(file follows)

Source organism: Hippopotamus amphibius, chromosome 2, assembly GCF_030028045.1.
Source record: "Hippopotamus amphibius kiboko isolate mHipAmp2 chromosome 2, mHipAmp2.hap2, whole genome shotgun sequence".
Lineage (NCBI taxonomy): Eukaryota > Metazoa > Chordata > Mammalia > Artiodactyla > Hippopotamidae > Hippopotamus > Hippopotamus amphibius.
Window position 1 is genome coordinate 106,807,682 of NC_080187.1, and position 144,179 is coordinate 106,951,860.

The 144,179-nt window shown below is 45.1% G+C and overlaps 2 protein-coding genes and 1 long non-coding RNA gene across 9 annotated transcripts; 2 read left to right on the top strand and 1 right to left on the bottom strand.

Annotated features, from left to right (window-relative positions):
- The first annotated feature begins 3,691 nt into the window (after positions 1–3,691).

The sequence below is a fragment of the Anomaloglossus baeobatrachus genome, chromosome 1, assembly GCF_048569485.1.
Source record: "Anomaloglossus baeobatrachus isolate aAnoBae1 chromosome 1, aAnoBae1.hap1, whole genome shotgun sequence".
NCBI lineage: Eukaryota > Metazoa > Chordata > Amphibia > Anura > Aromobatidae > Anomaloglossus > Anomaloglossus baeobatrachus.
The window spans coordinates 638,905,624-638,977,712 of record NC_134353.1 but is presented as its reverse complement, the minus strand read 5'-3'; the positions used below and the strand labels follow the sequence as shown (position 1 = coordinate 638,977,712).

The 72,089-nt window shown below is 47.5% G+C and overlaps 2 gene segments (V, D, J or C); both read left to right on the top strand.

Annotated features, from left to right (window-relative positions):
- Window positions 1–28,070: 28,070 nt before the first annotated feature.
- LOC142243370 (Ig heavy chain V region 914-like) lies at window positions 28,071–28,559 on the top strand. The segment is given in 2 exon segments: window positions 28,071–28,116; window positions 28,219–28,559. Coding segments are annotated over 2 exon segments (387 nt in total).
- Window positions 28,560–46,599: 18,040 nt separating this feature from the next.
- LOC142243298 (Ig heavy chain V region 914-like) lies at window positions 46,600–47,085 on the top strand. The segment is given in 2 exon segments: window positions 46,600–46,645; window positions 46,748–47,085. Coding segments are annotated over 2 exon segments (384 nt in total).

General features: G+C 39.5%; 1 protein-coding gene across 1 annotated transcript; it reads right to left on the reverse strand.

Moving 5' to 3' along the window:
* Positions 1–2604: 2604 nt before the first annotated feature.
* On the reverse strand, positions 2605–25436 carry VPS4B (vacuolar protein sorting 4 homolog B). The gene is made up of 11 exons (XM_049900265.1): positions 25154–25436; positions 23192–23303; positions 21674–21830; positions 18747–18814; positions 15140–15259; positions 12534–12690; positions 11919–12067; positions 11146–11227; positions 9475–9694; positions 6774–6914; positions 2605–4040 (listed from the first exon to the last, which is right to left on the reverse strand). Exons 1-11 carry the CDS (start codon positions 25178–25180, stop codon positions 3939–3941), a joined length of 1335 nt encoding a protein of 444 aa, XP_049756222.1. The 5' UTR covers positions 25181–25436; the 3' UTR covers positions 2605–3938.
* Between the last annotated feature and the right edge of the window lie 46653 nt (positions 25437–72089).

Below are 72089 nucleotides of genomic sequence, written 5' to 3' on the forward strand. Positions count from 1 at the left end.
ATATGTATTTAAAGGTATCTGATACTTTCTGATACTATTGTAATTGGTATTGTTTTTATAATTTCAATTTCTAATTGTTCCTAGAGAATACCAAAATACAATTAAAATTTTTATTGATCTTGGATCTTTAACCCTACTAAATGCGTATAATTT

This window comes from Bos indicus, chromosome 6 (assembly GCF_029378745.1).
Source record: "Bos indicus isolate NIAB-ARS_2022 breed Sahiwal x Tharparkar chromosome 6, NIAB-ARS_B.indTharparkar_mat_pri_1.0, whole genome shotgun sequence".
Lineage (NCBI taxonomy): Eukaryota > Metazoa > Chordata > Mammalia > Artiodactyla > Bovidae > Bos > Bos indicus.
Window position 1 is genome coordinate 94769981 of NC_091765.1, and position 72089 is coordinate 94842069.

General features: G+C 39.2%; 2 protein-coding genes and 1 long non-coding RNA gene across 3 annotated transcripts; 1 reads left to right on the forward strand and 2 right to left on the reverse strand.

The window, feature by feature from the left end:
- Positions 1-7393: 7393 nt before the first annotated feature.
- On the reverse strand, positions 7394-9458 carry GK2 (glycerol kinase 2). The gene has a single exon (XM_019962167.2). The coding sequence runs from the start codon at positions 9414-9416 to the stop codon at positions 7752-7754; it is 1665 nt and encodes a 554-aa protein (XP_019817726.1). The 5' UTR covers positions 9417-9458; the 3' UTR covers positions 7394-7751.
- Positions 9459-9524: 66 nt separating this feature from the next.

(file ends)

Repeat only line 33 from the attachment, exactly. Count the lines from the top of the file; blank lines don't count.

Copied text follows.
- Positions 9459-9524: 66 nt separating this feature from the next.